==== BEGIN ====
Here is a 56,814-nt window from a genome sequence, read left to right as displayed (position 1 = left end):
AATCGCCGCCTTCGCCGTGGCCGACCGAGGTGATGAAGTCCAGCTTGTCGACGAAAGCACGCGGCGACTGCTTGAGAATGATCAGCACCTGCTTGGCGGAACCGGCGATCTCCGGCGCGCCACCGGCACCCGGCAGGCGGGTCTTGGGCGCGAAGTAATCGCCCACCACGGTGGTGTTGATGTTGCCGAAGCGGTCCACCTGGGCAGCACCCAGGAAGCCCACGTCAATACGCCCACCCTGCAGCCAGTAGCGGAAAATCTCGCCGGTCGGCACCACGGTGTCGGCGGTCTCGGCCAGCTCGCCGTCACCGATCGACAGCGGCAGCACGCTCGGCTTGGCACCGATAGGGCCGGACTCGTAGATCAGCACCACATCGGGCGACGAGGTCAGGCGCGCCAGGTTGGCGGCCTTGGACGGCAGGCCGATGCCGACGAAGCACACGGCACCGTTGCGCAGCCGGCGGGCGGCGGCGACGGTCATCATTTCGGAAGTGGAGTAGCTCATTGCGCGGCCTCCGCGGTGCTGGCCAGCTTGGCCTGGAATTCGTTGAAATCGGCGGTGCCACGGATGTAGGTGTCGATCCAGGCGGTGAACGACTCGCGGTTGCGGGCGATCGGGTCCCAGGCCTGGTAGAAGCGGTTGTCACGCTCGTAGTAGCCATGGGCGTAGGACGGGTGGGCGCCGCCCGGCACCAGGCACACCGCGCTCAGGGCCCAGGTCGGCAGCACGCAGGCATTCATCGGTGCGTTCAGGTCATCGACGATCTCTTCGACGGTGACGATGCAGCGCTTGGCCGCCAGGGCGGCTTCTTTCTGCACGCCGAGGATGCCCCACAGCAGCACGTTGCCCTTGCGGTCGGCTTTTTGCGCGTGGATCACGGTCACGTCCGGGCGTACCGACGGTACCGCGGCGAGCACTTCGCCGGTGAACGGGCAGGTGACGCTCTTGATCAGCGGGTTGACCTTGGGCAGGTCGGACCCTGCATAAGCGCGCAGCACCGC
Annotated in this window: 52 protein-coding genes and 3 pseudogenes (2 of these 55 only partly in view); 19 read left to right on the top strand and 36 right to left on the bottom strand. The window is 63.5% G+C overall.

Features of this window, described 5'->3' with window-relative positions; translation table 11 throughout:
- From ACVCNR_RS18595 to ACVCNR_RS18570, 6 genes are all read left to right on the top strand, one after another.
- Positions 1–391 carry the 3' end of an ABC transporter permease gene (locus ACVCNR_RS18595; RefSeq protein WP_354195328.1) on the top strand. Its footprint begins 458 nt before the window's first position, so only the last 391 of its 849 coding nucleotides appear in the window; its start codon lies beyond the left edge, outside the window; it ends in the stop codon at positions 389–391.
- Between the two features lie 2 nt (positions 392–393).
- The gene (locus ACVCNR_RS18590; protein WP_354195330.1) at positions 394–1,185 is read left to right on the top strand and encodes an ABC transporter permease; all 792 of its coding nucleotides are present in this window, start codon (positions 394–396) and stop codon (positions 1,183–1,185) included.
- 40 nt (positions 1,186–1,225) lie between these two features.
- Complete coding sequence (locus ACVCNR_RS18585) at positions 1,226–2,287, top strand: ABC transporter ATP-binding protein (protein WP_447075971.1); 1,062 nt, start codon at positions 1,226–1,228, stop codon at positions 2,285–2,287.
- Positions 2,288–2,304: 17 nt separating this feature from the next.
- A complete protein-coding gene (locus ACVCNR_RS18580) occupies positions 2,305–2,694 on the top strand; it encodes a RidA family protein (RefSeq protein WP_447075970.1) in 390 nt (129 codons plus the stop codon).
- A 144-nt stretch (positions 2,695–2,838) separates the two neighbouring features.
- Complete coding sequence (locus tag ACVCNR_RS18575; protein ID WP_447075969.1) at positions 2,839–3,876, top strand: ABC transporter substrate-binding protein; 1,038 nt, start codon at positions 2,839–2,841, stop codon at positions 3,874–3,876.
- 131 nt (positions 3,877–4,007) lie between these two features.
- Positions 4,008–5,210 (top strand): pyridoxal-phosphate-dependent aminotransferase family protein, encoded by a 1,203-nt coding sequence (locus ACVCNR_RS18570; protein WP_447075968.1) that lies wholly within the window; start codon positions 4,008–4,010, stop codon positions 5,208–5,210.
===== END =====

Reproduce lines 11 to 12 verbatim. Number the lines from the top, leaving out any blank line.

- Positions 2,288–2,304: 17 nt separating this feature from the next.
- A complete protein-coding gene (locus ACVCNR_RS18580) occupies positions 2,305–2,694 on the top strand; it encodes a RidA family protein (RefSeq protein WP_447075970.1) in 390 nt (129 codons plus the stop codon).